Franklin Leonard Pope
Franklin Leonard Pope (2 December 1840 – 13 October 1895) was an American engineer, explorer, and inventor.
He was also a major contributor to the technological advances of the 19th century. He was one of the leaders of the explorations related to the Collins Overland Telegraph, otherwise known as the Russian American Telegraph.
After developing a system which tracked and printed the prices of gold and stocks, Pope partnered with Thomas Edison in 1869, forming the company Pope, Edison & Company Electrical Engineers, and invented a one-wire telegraph in 1870. This telegraph is now known as a stock ticker, and was widely used in large cities for exchange quotations. Pope’s partnership with Edison ended shortly after it was formed.
Pope was awarded several patents for his work in railroad semaphore lock signal systems, the most important of which was his 1872 invention for the rail circuit for automatic control of the electric-block signal system, which was widely used by the major U.S. railways. Pope was president of the American Institute of Electrical Engineers from 1886 - 1887.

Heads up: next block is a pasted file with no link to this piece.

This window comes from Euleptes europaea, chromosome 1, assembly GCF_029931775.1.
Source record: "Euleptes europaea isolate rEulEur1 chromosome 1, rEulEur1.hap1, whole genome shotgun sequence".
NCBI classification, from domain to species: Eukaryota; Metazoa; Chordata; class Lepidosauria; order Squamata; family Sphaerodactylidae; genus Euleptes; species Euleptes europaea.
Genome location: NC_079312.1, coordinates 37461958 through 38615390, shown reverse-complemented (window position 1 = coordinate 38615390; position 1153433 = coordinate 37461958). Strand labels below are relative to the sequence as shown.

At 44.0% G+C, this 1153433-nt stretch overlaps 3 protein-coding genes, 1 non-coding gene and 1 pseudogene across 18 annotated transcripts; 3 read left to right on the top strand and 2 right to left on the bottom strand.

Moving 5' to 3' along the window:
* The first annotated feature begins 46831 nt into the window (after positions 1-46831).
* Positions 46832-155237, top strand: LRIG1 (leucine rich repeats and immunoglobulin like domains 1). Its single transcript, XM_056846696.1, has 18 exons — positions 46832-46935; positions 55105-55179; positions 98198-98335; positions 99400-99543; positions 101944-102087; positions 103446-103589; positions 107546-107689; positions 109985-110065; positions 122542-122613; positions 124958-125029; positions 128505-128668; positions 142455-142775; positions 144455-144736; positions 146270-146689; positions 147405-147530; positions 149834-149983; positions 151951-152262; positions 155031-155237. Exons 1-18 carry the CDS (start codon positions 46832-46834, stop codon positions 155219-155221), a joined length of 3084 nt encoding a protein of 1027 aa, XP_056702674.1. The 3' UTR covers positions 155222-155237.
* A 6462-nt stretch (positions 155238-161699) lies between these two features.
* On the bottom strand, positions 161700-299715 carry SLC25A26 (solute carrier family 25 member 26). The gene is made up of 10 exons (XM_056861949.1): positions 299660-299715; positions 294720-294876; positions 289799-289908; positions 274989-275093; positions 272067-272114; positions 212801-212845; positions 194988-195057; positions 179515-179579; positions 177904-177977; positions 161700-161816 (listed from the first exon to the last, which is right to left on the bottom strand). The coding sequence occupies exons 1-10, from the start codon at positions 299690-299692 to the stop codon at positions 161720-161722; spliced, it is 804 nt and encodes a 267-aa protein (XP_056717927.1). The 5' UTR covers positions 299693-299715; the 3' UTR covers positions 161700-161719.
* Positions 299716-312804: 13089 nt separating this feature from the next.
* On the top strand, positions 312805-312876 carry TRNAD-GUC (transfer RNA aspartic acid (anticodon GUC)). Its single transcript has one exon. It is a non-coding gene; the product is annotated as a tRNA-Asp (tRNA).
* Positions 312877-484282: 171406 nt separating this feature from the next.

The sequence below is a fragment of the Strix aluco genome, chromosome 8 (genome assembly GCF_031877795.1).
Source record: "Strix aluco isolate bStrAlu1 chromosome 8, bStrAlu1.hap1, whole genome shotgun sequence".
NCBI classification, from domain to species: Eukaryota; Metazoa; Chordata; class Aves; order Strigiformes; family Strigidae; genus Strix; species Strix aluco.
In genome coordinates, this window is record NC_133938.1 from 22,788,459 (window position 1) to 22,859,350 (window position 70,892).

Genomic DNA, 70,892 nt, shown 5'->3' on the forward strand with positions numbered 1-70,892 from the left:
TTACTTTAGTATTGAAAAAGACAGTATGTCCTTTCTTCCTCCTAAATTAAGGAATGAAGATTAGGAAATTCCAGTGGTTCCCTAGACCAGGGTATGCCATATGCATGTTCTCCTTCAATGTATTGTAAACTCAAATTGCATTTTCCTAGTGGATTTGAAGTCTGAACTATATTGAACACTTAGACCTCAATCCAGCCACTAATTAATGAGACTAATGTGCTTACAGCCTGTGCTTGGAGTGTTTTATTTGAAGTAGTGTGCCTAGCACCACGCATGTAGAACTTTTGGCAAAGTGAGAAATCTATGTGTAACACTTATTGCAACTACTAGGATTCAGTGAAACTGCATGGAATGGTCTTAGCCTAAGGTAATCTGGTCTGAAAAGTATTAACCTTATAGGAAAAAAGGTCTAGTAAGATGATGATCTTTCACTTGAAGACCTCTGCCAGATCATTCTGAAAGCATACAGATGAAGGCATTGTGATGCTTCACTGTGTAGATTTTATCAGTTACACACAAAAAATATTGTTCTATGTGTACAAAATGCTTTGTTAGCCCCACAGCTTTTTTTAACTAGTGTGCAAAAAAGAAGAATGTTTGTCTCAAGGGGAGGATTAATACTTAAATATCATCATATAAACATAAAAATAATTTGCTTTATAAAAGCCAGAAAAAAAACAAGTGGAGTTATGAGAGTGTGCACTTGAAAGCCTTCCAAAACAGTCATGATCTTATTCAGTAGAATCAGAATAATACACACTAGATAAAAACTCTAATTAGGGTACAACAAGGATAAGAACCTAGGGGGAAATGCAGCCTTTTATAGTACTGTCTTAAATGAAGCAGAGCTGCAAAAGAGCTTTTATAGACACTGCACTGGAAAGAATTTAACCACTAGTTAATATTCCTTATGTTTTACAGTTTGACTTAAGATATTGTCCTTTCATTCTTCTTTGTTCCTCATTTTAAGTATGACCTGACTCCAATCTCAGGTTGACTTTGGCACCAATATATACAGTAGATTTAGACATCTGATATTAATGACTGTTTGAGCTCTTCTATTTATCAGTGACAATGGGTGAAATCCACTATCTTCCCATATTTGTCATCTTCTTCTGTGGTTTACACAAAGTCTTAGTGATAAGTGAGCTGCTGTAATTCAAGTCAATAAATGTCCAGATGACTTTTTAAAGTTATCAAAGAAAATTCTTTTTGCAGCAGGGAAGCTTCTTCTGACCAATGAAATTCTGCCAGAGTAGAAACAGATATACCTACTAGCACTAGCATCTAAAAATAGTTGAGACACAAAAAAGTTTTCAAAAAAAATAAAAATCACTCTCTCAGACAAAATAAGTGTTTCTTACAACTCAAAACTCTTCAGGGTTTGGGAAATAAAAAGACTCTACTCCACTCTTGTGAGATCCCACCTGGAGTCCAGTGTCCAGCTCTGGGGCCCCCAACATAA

Pope was an editor of the magazine Electrical Engineer, and edited the electrical section of The Engineering Magazine. Pope also worked as a patent attorney for Western Union Telegraph Company, and was retained as an expert in many important patent suits.
Pope married Sarah Amelia Dickinson on 6 August 1873, and they had three children, two daughters and a son.
Pope died at age 54 as a result of an accidental electrocution by 3000 volts in the basement of his home at 518 main street in Great Barrington.
- Modern Practice of the American Telegraph (1869)
- Modern Practice of the Electrical Telegraph (1871)
- The Life and Works of Joseph Henry (1879)
- The Western Boundary of Massachusetts: a study of Indian and Colonial Life (1886)
- Evolution of the Incandescent Lamp (1889)
- Genealogy of Thomas Pope (1608-1683) and Some of his Descendants (1888).